#21: Roman Holiday (1953) March 18, 2011Posted by badblokebob in : Comedy, Romance, 5 stars, 1950s, 2011 , trackback
Roman Holiday is the kind of film where its list of achievements don’t quite precede it — Best Picture nominee (it lost to From Here to Eternity), places on the IMDb Top 250, They Shoot Pictures’ 1000 Greatest and one of the AFI’s 100 Years lists — but something else certainly does: this is the film that made Audrey Hepburn a star.
So let’s start with Hepburn. Here she plays a European Princess on a world tour, for various diplomatic reasons, which is coming to an end in Rome. She’s not happy, running off to see the real Rome, and sending her entourage into a quandary as they try to cover up her disappearance. It’s a role that could easily be intensely irritating — the spoilt little brat who doesn’t know how good she has it / with no sense of responsibility — but Hepburn seems to be effortlessly likeable, and it’s easy to sympathise with the idea that seeing the sights and having fun in an iconic city is a lot more better than meeting a bunch of stuffy old men.
Through various contrivances, the Princess winds up in the flat of journalist Joe Bradley, played by Gregory Peck. He initially doesn’t realise who she is; he’s helping her out by giving her a bed for the night — the fact he’s Fundamentally Kind will become important in a bit. The next day, when he sleeps in and misses his scheduled interview with the Princess, he twigs who she is and sets about a plan to secretly get a world-exclusive, roping in photographer friend Irving Radovich (Eddie Albert) to get candid shots of the Princess as they take her on a day messing about in Rome.
So, essentially, Joe is conning her. He doesn’t let on that he knows the truth, keeping up the act that he thinks she’s a school runaway after a good time; he tricks her into it so he can get a story that will undoubtedly bring some degree of shame, shock and/or scandal to her family and/or country. His moral underhandedness occasionally undercuts the movie: they seem to be allowing her to finally do the things she wants to do, but all along he’s memorising quotes and Irving is secretly snapping away. It all works out in the end — realistically, and therefore, perhaps, surprisingly — but on the way there…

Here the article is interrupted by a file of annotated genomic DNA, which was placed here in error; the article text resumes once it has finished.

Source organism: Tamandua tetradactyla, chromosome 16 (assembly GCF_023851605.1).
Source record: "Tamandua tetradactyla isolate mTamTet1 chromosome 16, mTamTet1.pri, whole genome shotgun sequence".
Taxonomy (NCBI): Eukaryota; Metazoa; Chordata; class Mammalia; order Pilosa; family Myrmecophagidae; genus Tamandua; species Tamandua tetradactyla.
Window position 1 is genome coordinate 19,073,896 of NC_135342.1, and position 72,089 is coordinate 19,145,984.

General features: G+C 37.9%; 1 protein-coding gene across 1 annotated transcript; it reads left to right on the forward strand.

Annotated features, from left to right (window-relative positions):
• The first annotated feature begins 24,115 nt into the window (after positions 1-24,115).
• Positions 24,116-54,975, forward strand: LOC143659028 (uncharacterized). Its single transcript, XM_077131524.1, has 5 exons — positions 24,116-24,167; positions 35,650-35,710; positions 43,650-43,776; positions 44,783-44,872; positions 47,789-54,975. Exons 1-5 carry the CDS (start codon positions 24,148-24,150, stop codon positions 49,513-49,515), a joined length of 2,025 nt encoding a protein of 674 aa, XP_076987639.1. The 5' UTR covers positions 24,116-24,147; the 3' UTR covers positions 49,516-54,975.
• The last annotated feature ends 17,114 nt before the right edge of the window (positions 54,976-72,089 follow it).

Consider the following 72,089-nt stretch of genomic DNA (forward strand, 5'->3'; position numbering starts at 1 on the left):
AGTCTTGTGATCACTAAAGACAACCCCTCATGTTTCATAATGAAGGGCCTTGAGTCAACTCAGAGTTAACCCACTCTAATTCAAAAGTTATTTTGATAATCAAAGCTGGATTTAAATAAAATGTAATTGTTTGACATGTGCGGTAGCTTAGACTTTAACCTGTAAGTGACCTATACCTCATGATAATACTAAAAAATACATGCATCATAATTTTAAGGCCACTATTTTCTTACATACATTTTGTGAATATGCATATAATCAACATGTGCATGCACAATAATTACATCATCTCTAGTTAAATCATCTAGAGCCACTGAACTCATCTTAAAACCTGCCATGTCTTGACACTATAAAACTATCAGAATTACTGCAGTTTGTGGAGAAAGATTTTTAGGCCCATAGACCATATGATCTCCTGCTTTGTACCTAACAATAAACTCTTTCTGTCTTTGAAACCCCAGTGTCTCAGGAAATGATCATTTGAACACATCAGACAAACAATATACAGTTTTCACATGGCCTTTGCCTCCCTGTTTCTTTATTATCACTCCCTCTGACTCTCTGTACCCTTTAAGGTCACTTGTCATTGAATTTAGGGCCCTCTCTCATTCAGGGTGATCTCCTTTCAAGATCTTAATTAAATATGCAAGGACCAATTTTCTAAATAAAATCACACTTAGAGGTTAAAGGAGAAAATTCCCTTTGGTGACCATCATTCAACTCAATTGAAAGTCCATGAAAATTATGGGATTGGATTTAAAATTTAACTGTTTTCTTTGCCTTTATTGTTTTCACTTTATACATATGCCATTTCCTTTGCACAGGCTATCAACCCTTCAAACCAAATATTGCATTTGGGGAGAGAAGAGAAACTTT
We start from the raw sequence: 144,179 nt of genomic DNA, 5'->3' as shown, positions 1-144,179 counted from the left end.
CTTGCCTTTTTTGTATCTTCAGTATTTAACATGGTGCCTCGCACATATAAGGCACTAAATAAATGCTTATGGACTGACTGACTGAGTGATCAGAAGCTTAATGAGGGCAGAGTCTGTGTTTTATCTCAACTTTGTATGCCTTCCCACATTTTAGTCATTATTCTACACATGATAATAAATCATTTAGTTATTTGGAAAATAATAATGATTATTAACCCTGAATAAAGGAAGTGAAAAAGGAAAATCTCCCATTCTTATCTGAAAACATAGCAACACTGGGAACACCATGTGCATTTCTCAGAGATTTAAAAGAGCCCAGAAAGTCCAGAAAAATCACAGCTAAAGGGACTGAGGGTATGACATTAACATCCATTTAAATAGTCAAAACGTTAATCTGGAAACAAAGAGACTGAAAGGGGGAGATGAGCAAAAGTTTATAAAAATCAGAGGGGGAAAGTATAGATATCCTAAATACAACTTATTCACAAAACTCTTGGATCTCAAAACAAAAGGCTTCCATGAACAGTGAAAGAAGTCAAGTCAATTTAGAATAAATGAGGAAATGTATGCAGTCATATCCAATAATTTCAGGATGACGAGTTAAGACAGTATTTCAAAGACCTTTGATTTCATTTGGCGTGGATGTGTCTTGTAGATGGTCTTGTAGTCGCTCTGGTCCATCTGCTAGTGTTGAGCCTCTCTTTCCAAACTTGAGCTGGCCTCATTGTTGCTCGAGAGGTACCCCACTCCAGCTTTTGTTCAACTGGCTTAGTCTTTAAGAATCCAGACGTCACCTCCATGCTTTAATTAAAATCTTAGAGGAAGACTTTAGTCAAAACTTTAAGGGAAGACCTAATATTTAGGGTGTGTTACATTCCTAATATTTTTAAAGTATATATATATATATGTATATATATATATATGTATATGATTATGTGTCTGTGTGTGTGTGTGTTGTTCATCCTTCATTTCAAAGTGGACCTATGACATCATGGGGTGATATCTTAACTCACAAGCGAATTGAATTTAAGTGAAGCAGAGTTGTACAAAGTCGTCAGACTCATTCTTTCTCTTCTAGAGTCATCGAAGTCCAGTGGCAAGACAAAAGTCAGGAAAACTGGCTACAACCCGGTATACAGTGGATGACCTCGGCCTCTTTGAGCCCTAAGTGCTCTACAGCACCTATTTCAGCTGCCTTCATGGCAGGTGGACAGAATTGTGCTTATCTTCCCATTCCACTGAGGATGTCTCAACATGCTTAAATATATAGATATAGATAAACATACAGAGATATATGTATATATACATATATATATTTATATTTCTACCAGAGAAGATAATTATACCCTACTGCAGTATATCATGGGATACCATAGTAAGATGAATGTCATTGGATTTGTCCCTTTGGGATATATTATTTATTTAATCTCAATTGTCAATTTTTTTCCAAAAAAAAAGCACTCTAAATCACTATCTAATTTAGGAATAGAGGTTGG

On the other hand — and without wishing to give too much away — morals do get the better of Joe and Irving, and they do often seem quite genuine in the way they help the Princess do what she wants, and they have a good time too (and not because they stand to be rolling in it if they pull it off); and, naturally, Joe ends up in love with the Princess and all that, and it does all work out in the end… It’s a matter of interpretation, perhaps. If you choose to focus on Joe’s ultimate aim — selling the story — then most of the film is a nasty trick. If, instead, you remember that he’s Fundamentally Kind, it might be less troubling that he has a secret plan most of the time.
Morals aside, the cast work well together. The film is often painted as a Peck/Hepburn two-hander — easier to sell the romance angle that way — and I’m sure it would work as that, but Albert’s in it enough to qualify for attention, and is fairly essential to what makes it quite so likeable in my opinion. He and Peck carry much of the humour while Hepburn charms as a sweet girl finally allowed to be herself.
The bulk of the narrative is structured as a series of set pieces and individual sequences/moments, taking the cast from situation to situation: her scooter riding, cafe foolery, barge dancing/fight, and so on. In some ways, it’s just taking the audience along with them — there’s the Princess’ entourage trying to recover her and Joe formulating his story, but it’s more about the fun the characters are having doing whatever than the way it contributes to either of these plots. Wyler puts the genuine Rome locations to good use — and when you’re the first Hollywood film to be shot entirely in Italy, why wouldn’t you? It’s a cliché I know, but the city is as much a character as any of the cast.
In spite of some characters’ moral underhandedness, Roman Holiday emerges as a very likeable film about, essentially, having a lovely time on holiday somewhere nice. Hepburn may not be as obviously iconic here as she would become thanks to Breakfast at Tiffany’s, but I think it’s clear to see how she would become a beloved star.